“‘In 2006, Hezbollah fought a guerrilla war. Today, Hezbollah is like a conventional army,’ said Elias Hanna, a retired Lebanese army general who teaches at the American University of Beirut.” Washington Post, July 23rd. The fuse is lit… and burning down to an explosion that could impose a level of death and destruction on Lebanon not seen even during the long-lasting civil war that ripped that country to shreds.
“When Israeli army commanders describe how the next war against Hezbollah could unfold, they often search for words not used in military manuals. The future conflict, they warn, will be ‘ferocious’ and ‘terrible.’… For both sides, the Israelis fear… Yet far worse for Hezbollah and the civilians of Lebanon, they promise…
“Ten years ago, Hezbollah fired 4,000 short-range, relatively crude rockets at Israel, about 100 a day, killing some 50 Israeli civilians. Today, the group has 100,000 rockets, including thousands of more accurate mid-range weapons with larger warheads capable of striking anywhere in Israel, including Jerusalem and Tel Aviv, according to Israeli army commanders and military analysts in Israel and Lebanon.
“Hezbollah poses a far greater threat to Israel than it did 10 years ago. The challenges posed by Islamist militant movement Hamas in the Gaza Strip are almost trivial by comparison, Israeli senior commanders say… Earlier this year, Israel Defense Forces Chief of Staff Lt. Gen. Gadi Eisenkot called Hezbollah Israel’s “main enemy” now that Iran’s nuclear ambitions may have been delayed by a decade or more.
“Whether Hezbollah’s arsenal of rockets and the overwhelming retaliatory response promised by Israel serves as a dual deterrent is one of those questions that can never be answered — but probably keeps commanders on both sides awake at night…
“Speaking publicly, the Israeli generals promise that if Hezbollah launches mass strikes against Israeli cities, Israel will be compelled to respond, similarly, with 10 times as much force. The commanders say they cannot allow Israeli cities to face 1,000 Hezbollah rockets a day.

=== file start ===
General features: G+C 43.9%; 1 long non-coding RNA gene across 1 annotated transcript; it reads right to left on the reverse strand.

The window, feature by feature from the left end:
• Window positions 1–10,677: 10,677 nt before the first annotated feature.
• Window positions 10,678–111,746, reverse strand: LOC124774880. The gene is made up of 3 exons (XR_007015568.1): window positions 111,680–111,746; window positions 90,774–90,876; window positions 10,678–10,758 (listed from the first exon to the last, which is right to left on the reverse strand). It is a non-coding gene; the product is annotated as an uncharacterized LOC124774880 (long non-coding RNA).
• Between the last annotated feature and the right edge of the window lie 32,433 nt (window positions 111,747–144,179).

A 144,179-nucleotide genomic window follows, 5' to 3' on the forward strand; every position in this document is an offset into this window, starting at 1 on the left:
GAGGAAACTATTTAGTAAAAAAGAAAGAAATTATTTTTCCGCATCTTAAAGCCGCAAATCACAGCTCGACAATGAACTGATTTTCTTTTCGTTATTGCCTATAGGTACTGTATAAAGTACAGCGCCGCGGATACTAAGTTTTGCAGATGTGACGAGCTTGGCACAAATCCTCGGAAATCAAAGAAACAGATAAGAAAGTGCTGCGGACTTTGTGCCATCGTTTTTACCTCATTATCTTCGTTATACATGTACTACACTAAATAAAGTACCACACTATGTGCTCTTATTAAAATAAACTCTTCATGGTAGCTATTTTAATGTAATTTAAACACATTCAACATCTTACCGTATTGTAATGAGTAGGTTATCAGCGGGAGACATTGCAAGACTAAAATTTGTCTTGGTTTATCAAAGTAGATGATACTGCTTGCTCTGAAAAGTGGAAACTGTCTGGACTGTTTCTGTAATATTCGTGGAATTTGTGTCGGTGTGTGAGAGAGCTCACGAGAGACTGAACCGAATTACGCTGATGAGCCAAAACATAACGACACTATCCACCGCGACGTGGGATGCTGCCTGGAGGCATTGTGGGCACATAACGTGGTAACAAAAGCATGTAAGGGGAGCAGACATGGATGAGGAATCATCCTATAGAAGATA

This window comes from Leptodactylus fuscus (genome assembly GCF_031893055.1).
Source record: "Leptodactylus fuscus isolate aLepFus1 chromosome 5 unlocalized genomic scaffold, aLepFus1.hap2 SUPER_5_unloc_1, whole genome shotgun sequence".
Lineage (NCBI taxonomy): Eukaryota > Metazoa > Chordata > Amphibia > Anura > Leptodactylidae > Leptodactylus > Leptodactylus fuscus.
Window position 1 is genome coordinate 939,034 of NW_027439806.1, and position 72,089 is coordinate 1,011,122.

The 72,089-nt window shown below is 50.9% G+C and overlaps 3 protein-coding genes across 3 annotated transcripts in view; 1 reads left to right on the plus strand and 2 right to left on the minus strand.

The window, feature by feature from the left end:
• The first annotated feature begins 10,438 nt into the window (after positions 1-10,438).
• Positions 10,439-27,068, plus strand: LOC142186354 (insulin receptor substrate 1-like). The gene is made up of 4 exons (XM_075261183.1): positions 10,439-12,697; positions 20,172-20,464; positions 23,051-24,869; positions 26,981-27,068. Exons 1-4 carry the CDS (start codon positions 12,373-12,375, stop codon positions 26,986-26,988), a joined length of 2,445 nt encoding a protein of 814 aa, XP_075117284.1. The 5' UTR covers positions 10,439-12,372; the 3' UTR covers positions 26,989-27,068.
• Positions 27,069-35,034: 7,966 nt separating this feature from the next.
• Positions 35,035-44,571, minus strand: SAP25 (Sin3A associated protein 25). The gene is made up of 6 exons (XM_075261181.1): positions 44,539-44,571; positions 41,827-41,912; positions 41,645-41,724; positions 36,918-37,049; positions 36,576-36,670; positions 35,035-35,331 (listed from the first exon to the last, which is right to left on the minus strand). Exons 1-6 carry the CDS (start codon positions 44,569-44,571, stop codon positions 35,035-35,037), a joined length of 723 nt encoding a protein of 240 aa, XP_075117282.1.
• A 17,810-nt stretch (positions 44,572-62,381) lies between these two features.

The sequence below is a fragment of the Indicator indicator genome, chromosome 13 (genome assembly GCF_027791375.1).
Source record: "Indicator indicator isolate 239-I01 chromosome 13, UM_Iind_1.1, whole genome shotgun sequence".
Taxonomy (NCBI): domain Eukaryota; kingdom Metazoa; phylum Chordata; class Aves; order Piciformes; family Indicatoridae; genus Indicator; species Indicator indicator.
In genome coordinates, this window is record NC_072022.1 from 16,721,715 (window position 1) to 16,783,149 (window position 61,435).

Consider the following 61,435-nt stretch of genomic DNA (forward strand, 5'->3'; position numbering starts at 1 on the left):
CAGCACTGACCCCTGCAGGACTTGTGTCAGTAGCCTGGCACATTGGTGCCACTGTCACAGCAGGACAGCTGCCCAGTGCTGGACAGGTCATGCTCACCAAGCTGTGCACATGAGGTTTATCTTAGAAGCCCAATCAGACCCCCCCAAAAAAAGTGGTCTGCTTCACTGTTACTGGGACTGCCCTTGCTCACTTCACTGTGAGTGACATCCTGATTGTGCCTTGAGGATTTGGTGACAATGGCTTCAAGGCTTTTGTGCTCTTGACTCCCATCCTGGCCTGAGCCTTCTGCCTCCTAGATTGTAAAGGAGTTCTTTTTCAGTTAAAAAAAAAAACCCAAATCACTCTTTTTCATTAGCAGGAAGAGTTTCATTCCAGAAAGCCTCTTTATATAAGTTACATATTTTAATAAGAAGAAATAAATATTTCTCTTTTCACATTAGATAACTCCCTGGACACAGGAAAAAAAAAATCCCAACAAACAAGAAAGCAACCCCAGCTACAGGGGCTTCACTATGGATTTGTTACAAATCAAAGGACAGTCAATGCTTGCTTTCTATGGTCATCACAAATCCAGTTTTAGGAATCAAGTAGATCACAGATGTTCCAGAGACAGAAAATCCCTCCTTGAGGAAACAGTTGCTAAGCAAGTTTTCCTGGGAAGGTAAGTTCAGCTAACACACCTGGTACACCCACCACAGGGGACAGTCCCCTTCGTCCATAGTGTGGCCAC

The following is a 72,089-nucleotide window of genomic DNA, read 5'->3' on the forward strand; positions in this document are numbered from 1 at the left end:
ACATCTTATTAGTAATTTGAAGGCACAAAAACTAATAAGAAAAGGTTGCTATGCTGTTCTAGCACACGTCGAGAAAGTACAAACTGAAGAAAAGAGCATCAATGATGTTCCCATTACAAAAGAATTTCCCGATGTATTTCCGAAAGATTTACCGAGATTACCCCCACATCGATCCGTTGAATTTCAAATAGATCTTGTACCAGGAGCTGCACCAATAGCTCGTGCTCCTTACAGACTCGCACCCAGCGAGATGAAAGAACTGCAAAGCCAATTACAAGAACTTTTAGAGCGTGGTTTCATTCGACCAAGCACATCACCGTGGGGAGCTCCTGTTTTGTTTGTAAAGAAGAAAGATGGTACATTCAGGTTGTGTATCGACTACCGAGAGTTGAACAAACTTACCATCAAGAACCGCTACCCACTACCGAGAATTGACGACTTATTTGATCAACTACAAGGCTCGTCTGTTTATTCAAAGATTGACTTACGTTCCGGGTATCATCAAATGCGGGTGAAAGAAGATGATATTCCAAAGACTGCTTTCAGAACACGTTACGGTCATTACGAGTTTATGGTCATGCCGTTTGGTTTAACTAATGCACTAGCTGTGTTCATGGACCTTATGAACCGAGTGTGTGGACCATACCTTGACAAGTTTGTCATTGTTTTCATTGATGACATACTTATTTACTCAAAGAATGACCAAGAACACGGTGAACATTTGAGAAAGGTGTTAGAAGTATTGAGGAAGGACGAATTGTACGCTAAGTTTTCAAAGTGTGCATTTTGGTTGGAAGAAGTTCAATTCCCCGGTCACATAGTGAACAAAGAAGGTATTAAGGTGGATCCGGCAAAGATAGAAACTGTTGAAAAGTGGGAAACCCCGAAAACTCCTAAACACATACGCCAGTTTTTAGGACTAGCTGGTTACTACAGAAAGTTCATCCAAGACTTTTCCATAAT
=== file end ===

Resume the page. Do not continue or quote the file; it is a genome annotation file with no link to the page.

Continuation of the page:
“Historians say the 2006 war came as a surprise for both sides. Hezbollah kidnapped two Israeli soldiers at the border, which sparked a sustained aerial and ground war by Israeli forces — and tough resistance by Hezbollah.
“Both claimed victory, but neither won. In Israel, the 2006 Lebanon war is widely viewed by Israelis as a military failure. Hezbollah boasted that it had stood toe-to-toe with the most powerful army in the Middle East, but the widespread destruction and civilian deaths were unpopular…
“As the 10-year anniversary approached, both Hezbollah and Israel stressed that they do not want another war — even as both declared themselves ready for one… ‘Israel knows Hezbollah has missiles and rockets that can strike anywhere in its territory,’ the group’s leader, Hasan Nasrallah, said in a speech delivered by video in February.
“Nasrallah warned that Hezbollah rockets could strike ammonia plants at the port in Haifa in any future fight, saying that the damage would be equivalent to an atomic bomb and could lead to the deaths of 800,000 people.” Washington Post. But both sides sit on a hair trigger, where one or more incidents could result in a massive retaliatory response, crossing the point of no return and inflicting unparalleled decimation to both sides. But the big winner in such a regional conflict would indeed by ISIS, watching two of its enemies in mortal combat.
I’m Peter Dekom, and I wonder how a diplomatically untrained, slogan-driven president would move to deny ISIS this rather clear regional triumph.